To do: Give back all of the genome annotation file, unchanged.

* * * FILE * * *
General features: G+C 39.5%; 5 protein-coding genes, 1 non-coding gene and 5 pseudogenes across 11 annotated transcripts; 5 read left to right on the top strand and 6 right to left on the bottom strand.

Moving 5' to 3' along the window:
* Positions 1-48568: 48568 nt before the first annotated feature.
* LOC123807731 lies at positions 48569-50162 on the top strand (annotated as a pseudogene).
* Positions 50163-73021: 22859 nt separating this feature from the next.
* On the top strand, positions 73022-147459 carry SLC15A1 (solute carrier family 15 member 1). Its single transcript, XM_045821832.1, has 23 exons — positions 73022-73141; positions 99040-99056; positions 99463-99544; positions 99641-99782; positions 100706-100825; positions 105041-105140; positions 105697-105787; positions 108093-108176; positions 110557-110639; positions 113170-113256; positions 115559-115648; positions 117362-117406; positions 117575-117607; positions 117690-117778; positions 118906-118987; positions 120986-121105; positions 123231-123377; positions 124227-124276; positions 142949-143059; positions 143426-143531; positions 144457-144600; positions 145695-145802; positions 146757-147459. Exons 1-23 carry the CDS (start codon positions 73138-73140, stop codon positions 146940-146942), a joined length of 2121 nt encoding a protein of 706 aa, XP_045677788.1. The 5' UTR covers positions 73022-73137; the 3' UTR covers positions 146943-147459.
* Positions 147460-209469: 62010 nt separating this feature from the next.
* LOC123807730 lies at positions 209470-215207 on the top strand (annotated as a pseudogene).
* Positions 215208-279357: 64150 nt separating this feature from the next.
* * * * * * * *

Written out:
General features: G+C 39.5%; 5 protein-coding genes, 1 non-coding gene and 5 pseudogenes across 11 annotated transcripts; 5 read left to right on the top strand and 6 right to left on the bottom strand.

Moving 5' to 3' along the window:
* Positions 1-48568: 48568 nt before the first annotated feature.
* LOC123807731 lies at positions 48569-50162 on the top strand (annotated as a pseudogene).
* Positions 50163-73021: 22859 nt separating this feature from the next.
* On the top strand, positions 73022-147459 carry SLC15A1 (solute carrier family 15 member 1). Its single transcript, XM_045821832.1, has 23 exons — positions 73022-73141; positions 99040-99056; positions 99463-99544; positions 99641-99782; positions 100706-100825; positions 105041-105140; positions 105697-105787; positions 108093-108176; positions 110557-110639; positions 113170-113256; positions 115559-115648; positions 117362-117406; positions 117575-117607; positions 117690-117778; positions 118906-118987; positions 120986-121105; positions 123231-123377; positions 124227-124276; positions 142949-143059; positions 143426-143531; positions 144457-144600; positions 145695-145802; positions 146757-147459. Exons 1-23 carry the CDS (start codon positions 73138-73140, stop codon positions 146940-146942), a joined length of 2121 nt encoding a protein of 706 aa, XP_045677788.1. The 5' UTR covers positions 73022-73137; the 3' UTR covers positions 146943-147459.
* Positions 147460-209469: 62010 nt separating this feature from the next.
* LOC123807730 lies at positions 209470-215207 on the top strand (annotated as a pseudogene).
* Positions 215208-279357: 64150 nt separating this feature from the next.